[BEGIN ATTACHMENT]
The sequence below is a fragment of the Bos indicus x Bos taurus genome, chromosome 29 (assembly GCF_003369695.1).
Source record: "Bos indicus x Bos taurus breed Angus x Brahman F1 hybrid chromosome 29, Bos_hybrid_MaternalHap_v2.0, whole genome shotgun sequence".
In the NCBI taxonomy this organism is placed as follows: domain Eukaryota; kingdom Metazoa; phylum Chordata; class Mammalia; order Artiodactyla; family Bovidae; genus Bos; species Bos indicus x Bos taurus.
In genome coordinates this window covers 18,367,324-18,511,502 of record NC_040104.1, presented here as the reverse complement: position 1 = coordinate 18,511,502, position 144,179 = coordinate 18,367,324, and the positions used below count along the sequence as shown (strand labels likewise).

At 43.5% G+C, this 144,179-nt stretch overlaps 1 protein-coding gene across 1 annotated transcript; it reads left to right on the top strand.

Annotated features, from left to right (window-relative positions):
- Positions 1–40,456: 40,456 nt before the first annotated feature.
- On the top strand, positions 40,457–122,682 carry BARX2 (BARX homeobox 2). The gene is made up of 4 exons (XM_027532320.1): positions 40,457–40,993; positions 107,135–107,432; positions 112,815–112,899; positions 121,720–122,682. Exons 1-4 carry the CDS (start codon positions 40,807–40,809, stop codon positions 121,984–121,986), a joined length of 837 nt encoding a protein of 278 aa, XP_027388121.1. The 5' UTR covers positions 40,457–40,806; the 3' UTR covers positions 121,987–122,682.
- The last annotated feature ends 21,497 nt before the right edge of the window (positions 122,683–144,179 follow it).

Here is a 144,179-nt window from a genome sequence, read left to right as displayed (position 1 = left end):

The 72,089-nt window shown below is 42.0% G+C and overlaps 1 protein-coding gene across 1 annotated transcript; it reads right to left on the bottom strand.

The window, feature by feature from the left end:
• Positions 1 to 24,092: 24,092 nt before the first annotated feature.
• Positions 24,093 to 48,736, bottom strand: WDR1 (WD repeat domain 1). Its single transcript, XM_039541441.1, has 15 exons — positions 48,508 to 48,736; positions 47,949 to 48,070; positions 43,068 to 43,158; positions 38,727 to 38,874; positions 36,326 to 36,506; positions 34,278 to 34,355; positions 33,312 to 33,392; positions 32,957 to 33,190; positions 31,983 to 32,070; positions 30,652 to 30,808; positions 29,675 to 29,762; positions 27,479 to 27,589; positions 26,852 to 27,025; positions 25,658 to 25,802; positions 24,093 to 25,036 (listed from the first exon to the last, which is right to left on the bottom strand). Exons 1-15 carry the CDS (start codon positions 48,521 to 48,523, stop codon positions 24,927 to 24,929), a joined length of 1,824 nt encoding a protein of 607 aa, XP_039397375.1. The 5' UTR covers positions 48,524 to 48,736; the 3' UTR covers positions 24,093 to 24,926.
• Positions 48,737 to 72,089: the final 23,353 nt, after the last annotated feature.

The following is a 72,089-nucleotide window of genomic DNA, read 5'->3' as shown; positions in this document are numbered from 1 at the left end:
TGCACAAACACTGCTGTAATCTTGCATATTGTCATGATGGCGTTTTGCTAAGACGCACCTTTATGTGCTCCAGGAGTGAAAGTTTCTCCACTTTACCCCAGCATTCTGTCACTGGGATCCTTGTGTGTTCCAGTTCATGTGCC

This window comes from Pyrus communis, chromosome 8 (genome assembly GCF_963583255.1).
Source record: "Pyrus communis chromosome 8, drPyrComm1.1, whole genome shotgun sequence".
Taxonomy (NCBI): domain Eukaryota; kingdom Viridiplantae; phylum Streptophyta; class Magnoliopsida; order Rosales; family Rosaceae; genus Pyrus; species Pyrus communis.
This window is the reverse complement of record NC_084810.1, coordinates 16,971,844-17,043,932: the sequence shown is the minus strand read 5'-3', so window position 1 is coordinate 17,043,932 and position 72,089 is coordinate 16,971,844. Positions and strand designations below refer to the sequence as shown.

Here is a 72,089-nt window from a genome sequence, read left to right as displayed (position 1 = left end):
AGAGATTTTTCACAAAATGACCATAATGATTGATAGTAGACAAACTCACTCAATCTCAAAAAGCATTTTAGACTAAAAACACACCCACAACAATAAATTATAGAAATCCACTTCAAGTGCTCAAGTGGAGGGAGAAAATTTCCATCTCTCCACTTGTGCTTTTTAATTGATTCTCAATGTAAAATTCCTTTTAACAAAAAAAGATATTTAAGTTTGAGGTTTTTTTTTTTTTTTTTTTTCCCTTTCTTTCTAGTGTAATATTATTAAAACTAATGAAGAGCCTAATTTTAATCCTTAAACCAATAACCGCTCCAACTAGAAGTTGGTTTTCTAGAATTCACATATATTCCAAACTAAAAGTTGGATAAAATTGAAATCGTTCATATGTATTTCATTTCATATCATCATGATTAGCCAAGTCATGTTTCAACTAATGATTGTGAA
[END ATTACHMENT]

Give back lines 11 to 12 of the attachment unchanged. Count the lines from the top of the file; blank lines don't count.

The 72,089-nt window shown below is 42.0% G+C and overlaps 1 protein-coding gene across 1 annotated transcript; it reads right to left on the bottom strand.

The window, feature by feature from the left end: